The top conference is the Big 10. All of the Big 10 members are institution of significant academic standing and members of the Association of American Universities (AAU). The Big 10 is also based around the Midwest of the US, thus any future members must also be geographically connected to the Midwest yet at the same time increase its market share. If you look at the list of AAU universities not already in the Big 10 but within geographic fit, there are only 4: Iowa State, Rutgers, University of Buffalo, University of Missouri, and the University of Pittsburgh. Of these I believe Pittsburgh and Missouri would be the best fit as Pittsburgh has 2,050 millions followed by Mizzou has 974 millions in endowment, compared to 640 millions for Rutgers, 566 millions for Buffalo, and 508 millions for Iowa State, the Big 10 on average for endowment is 2.264 million dollars. Both Pittsburgh and Missouri would bring major media markets (Pittsburgh, St Louis and Kansas City) and are very much Midwestern. While Rutgers is located in a major media market, neither it nor Iowa State has a very large fan base to carry the market. By this analysis in the NYT, Missouri has a nearly 1.1 million fan base and Pittsburgh as nearly 0.9 million fans. Rutgers has over 0.9 million fans compared to 0.5 millions for Iowa State and 0.2 for Buffalo. Buffalo, with a relatively low endowment fund, small fan base, and not currently in not in a BCS automatic conference (Buffalo is in the Mid-American Conference) will be the weakest candidate for the Big 10. The strongest are Pittsburgh and Missouri. Pittsburgh has recently shifted from the Big East to the ACC and Missouri is currently in the Big 12. Interesting enough the remaining two schools are also in the Big 12 (Iowa State) and the Big East (Rutgers). The big 10, sitting on top with 12 teams should have no urgency to expand.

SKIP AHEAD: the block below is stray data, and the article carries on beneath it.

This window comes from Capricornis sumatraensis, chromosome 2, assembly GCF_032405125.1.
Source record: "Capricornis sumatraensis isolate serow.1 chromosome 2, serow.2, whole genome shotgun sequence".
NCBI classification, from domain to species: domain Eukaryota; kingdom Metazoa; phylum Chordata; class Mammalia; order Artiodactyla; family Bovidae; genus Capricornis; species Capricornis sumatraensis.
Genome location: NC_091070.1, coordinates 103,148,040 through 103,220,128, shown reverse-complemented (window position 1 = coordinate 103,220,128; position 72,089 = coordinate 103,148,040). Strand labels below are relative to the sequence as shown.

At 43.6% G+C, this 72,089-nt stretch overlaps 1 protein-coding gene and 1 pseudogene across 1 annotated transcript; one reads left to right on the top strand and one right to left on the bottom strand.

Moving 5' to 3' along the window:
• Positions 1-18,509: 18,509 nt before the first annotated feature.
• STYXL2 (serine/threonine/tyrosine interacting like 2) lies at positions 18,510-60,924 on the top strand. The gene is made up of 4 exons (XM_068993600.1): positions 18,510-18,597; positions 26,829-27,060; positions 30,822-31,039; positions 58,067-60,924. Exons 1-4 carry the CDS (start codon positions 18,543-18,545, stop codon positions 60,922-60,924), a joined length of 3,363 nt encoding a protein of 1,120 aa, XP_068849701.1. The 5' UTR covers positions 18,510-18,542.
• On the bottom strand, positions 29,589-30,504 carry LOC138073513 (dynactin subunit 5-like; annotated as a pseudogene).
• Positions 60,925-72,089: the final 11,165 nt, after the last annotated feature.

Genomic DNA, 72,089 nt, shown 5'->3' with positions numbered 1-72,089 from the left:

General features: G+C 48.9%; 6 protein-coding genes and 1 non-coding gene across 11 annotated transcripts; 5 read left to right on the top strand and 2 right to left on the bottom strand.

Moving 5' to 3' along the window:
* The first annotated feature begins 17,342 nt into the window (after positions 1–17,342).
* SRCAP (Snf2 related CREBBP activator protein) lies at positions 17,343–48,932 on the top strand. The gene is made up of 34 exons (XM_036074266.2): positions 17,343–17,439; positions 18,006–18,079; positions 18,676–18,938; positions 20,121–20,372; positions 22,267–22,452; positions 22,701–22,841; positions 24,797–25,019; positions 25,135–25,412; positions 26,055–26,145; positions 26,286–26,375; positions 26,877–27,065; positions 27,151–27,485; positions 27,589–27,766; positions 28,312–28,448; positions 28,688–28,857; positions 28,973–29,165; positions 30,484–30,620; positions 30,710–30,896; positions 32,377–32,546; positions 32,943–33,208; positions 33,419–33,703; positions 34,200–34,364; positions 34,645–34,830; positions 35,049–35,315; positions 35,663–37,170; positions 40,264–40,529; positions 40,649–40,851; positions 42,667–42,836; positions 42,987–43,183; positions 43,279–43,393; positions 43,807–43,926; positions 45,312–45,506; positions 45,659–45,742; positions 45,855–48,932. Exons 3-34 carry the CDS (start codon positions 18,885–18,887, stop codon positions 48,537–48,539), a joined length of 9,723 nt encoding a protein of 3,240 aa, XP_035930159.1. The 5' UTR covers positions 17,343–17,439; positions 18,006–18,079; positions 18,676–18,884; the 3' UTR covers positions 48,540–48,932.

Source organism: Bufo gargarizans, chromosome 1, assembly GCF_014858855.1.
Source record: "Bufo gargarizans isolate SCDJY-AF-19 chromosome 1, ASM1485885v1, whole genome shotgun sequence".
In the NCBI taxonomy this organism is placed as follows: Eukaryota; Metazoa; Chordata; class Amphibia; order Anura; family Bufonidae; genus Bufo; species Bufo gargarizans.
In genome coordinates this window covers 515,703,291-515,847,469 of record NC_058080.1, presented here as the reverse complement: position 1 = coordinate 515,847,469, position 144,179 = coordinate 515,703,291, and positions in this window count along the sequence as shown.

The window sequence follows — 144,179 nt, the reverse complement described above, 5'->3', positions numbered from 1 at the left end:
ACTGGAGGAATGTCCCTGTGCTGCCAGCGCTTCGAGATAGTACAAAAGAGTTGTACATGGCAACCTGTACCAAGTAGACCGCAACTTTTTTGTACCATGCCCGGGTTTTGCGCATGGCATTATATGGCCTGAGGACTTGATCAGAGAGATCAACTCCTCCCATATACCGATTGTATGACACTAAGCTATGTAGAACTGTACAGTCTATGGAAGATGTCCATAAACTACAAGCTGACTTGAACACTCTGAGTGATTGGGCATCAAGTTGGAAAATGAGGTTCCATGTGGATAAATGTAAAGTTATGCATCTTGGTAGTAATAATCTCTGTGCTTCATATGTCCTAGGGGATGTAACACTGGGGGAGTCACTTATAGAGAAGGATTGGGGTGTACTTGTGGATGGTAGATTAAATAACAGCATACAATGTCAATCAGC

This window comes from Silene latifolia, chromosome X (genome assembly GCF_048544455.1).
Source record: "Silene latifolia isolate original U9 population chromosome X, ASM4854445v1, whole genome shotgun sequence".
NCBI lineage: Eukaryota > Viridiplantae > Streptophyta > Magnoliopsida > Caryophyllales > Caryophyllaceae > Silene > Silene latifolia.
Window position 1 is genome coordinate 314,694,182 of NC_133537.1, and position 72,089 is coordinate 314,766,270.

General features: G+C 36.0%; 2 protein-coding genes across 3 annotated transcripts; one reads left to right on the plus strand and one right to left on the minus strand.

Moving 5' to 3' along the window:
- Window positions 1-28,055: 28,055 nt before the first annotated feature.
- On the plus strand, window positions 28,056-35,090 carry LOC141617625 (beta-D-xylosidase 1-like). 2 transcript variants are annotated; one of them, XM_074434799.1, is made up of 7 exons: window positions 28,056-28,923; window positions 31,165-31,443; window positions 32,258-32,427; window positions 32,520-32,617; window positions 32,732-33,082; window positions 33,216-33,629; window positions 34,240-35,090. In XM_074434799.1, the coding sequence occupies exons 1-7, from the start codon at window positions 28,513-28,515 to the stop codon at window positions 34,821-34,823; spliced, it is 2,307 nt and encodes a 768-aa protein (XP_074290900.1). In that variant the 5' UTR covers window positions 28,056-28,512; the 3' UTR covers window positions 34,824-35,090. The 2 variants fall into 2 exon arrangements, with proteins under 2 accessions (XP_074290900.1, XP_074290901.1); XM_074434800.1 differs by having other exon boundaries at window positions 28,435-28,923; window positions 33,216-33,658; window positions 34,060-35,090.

Next up is the SEC. The SEC recently accepted Texas A&M as its 13th member, and is likely looking for at least a 14th if not 15th and 16th. Given that the conference is currently divided East West, the 13th team will likely be an eastern team. The most attractive candidates are Clemson, Georgia Tech, Miami, North Carolina, Virginia Tech (all from the ACC), South Florida (Big East), and Central Florida (C-USA). Both South Florida and Central Florida are geographically too close to University of Florida and will not add much in terms of television markets and are both unlikely candidate. That leaves the ACC schools and with the new 20 million exit fees, it will be a difficult poach but it will be possible. Of these ACC schools, Clemson, Georgia Tech, Miami, and North Carolina, Miami and Virginia Tech is least wedded to the ACC being among its newest members. Miami also has a huge fan base (1.3 millions compared to 1.7 for Clemson and 1.6 for Georgia Tech) and adds the populous south Florida market for the SEC. Miami however has a certain reputation as manifested by their current troubles with the NCAA. Virginia Tech also has a large fan base, same as Miami at 1.3 millions and gives the SEC a place in Virginia. However, Virginia Tech may want to bring Virginia with them. West Virginia (oft mentioned as a potential candidate) is neither a good geographical fit nor does it add much to the TV market. Virginia Tech also has a large fan base, same as Miami at 1.3 millions and gives the SEC a place in Virginia. However, Virginia Tech may want to bring Virginia with them. Missouri, another currently cited potential candidate, would force reformation of the East-West divisions, is not a better candidate than Virginia Tech or Miami. For 15th and 16th, Missouri will be considered, but so will TCU and SMU to further expand the Texas reach for the SEC. If TCU is still available it will be preferable to SMU In the East it will likely be a program in North Carolina to extend the geography of the conference. By 15th and 16th, the conference may be able to focus more on geographic expansion and be less rigorous on athletic competitiveness so the likes of SMU and perhaps even Eastern Carolina University (both from the C-USA) might be considered. But the SEC will be under no pressure to expand to 15 or 16.